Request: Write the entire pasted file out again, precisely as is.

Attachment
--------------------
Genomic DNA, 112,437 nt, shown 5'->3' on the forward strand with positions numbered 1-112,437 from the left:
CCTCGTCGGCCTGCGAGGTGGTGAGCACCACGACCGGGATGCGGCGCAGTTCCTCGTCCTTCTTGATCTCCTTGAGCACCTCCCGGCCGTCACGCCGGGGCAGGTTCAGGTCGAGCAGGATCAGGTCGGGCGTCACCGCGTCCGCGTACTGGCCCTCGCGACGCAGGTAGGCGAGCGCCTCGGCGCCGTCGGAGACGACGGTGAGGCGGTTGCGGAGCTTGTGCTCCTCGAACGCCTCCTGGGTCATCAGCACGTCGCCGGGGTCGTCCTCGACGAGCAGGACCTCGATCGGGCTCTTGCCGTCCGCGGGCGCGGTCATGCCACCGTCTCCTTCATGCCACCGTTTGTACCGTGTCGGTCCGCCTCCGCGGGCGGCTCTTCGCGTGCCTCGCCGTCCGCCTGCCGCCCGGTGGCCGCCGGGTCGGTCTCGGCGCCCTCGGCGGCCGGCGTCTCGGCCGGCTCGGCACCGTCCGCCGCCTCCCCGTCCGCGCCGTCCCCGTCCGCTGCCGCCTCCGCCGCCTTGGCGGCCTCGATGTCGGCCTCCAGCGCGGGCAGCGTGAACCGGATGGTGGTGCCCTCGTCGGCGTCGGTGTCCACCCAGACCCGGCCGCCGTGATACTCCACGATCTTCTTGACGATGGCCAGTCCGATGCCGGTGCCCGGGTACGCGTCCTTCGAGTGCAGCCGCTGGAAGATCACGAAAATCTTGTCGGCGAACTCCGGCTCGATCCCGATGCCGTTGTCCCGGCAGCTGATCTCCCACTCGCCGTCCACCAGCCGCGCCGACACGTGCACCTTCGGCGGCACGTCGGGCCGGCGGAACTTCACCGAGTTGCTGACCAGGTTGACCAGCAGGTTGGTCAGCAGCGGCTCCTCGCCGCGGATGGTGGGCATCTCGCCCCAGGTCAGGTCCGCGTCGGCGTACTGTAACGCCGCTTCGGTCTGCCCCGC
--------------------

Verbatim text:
Genomic DNA, 112,437 nt, shown 5'->3' on the forward strand with positions numbered 1-112,437 from the left:
CCTCGTCGGCCTGCGAGGTGGTGAGCACCACGACCGGGATGCGGCGCAGTTCCTCGTCCTTCTTGATCTCCTTGAGCACCTCCCGGCCGTCACGCCGGGGCAGGTTCAGGTCGAGCAGGATCAGGTCGGGCGTCACCGCGTCCGCGTACTGGCCCTCGCGACGCAGGTAGGCGAGCGCCTCGGCGCCGTCGGAGACGACGGTGAGGCGGTTGCGGAGCTTGTGCTCCTCGAACGCCTCCTGGGTCATCAGCACGTCGCCGGGGTCGTCCTCGACGAGCAGGACCTCGATCGGGCTCTTGCCGTCCGCGGGCGCGGTCATGCCACCGTCTCCTTCATGCCACCGTTTGTACCGTGTCGGTCCGCCTCCGCGGGCGGCTCTTCGCGTGCCTCGCCGTCCGCCTGCCGCCCGGTGGCCGCCGGGTCGGTCTCGGCGCCCTCGGCGGCCGGCGTCTCGGCCGGCTCGGCACCGTCCGCCGCCTCCCCGTCCGCGCCGTCCCCGTCCGCTGCCGCCTCCGCCGCCTTGGCGGCCTCGATGTCGGCCTCCAGCGCGGGCAGCGTGAACCGGATGGTGGTGCCCTCGTCGGCGTCGGTGTCCACCCAGACCCGGCCGCCGTGATACTCCACGATCTTCTTGACGATGGCCAGTCCGATGCCGGTGCCCGGGTACGCGTCCTTCGAGTGCAGCCGCTGGAAGATCACGAAAATCTTGTCGGCGAACTCCGGCTCGATCCCGATGCCGTTGTCCCGGCAGCTGATCTCCCACTCGCCGTCCACCAGCCGCGCCGACACGTGCACCTTCGGCGGCACGTCGGGCCGGCGGAACTTCACCGAGTTGCTGACCAGGTTGACCAGCAGGTTGGTCAGCAGCGGCTCCTCGCCGCGGATGGTGGGCATCTCGCCCCAGGTCAGGTCCGCGTCGGCGTACTGTAACGCCGCTTCGGTCTGCCCCGC